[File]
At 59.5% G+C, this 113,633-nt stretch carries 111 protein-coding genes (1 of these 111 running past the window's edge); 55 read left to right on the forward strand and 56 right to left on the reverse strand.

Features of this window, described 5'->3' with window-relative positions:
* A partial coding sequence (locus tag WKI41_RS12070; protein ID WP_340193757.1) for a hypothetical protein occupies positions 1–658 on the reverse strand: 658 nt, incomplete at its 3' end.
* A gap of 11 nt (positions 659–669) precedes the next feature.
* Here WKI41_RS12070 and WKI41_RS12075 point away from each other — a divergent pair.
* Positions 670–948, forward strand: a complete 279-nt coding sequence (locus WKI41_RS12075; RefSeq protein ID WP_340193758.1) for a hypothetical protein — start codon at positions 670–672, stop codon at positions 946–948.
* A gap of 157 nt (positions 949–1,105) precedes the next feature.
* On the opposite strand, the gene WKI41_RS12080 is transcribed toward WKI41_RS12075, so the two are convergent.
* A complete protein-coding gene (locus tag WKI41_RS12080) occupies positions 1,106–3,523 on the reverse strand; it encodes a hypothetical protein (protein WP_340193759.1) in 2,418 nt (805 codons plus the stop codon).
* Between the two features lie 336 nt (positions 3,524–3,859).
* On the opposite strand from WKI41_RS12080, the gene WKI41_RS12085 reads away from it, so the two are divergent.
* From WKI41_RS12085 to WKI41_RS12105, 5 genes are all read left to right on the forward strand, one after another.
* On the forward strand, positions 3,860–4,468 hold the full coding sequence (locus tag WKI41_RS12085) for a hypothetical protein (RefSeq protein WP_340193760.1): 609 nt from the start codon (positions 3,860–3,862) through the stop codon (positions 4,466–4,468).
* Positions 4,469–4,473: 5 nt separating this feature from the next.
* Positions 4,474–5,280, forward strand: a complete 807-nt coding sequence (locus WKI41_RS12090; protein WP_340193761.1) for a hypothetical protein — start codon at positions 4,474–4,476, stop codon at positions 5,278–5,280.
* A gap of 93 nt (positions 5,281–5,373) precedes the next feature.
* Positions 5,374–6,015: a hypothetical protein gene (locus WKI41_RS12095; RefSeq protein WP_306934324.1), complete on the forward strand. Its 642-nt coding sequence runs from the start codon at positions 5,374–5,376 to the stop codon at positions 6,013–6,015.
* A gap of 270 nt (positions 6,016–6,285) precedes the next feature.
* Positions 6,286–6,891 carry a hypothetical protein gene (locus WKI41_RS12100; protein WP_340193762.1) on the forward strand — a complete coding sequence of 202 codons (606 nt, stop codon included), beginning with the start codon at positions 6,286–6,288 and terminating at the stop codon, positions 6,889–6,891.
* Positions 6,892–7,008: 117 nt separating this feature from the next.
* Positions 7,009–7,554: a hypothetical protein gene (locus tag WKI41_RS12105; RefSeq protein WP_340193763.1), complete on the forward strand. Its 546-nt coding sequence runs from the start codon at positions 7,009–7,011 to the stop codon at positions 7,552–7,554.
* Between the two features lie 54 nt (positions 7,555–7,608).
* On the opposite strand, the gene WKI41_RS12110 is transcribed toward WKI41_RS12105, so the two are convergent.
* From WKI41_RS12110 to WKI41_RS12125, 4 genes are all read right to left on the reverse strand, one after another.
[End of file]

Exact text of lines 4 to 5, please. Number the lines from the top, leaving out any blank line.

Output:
* A gap of 11 nt (positions 659–669) precedes the next feature.
* Here WKI41_RS12070 and WKI41_RS12075 point away from each other — a divergent pair.